Friendly dogs, including beloved pets, were the easiest targets, sauntering over to anyone who stretched out a hand. Savvier victims were caught using badger tongs, devices on poles that clamped around dogs’ heads inside their mouths, causing excruciating pain. Cullers typically then injected dogs with poison and cut off their tails as proof of the kill. To inflate their numbers, cullers sometimes cut single tails into several pieces to turn in to their overseers.

One night, this happened to Kashtanka, a light brown, grinning dog who Ahmad had cared for since she was a puppy. Kashtanka was one of three street dogs Ahmad began looking after when she returned to her native Bangladesh in 2006 after a decade living in the United States. She was renting a tiny studio apartment at the time and felt it would be cruel to keep the dogs inside. But she’d had them vaccinated and sterilized, had bought them collars and fed them every day, and all of her neighbors knew they were Ahmad’s.

Two of the dogs, including Kashtanka’s mother, Rosha, were able to escape. But Kashtanka was young and trusting and likely greeted the cullers who grabbed and poisoned her. Ahmad remembers it like yesterday. She got a call from her building’s night guard saying that Kashtanka was being taken. She chased after the cullers and found Kashtanka in the back of their truck, lifeless, still wearing her collar, on top of a pile of other dogs.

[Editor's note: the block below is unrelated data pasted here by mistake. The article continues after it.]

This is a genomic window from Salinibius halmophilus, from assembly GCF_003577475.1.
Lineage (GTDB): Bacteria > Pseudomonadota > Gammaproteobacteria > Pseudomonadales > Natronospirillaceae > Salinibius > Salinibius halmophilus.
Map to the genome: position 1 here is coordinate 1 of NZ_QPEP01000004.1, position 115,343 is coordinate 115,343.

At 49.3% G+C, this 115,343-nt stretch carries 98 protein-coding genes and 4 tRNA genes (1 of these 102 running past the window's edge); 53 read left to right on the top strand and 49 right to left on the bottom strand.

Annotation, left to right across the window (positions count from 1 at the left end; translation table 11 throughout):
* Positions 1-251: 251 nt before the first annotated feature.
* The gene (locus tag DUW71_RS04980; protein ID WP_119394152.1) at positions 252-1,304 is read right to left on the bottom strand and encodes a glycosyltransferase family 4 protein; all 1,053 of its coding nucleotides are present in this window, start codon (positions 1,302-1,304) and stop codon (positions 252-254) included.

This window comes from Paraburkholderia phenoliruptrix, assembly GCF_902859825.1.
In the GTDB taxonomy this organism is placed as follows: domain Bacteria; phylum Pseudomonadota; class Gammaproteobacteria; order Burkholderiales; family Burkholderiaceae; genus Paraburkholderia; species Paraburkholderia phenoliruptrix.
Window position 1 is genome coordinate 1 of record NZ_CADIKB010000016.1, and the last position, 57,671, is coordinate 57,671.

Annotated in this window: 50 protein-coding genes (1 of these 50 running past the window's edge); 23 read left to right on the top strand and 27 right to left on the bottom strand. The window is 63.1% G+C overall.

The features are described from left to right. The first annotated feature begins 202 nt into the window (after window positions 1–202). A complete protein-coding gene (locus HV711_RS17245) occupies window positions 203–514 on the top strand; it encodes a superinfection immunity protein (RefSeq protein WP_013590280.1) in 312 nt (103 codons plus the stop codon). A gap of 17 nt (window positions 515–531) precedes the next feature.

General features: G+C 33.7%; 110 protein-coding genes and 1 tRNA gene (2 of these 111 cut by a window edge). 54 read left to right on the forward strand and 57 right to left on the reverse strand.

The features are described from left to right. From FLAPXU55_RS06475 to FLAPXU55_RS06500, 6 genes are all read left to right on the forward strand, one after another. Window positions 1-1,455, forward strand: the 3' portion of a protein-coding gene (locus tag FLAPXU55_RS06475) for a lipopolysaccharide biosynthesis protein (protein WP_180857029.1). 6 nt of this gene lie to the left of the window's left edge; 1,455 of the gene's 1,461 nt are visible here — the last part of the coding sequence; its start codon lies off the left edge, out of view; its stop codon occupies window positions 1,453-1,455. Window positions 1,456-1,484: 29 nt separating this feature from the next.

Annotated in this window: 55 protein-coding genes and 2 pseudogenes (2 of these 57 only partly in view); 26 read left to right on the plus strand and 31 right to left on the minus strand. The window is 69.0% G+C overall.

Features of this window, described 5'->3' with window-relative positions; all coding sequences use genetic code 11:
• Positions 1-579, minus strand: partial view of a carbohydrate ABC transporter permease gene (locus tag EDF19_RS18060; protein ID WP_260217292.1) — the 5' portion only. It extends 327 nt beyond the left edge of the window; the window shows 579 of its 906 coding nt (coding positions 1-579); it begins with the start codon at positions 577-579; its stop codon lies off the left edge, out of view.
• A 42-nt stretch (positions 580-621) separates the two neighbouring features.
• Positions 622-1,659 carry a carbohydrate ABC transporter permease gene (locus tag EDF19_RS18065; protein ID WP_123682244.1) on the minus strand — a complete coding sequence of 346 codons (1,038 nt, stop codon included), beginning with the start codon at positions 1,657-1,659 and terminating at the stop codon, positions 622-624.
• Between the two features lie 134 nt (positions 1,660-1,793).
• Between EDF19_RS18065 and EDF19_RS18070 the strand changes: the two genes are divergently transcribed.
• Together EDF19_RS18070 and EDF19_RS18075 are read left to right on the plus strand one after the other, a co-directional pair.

“Even the worst day of doing something is better than the best day of doing nothing. It’s more difficult to do nothing.”

It was an experience that changed her life’s focus. Ahmad founded Bangladesh’s first animal welfare organization, Obhoyaronno – which roughly translates to “Sanctuary” – in 2009. In 2012, after Obhoyaronno launched a program to sterilize and vaccinate free-roaming dogs in line with World Health Organization protocols for rabies control, Dhaka city agreed to end dog culling. In 2014, Obhoyaronno successfully petitioned Bangladesh’s high court for a national injunction against culling, as well as against animal sports such as bull and cock fighting. There are still occasional incidents of dog culling outside of Dhaka, but today, for the most part, the practice has ended across Bangladesh.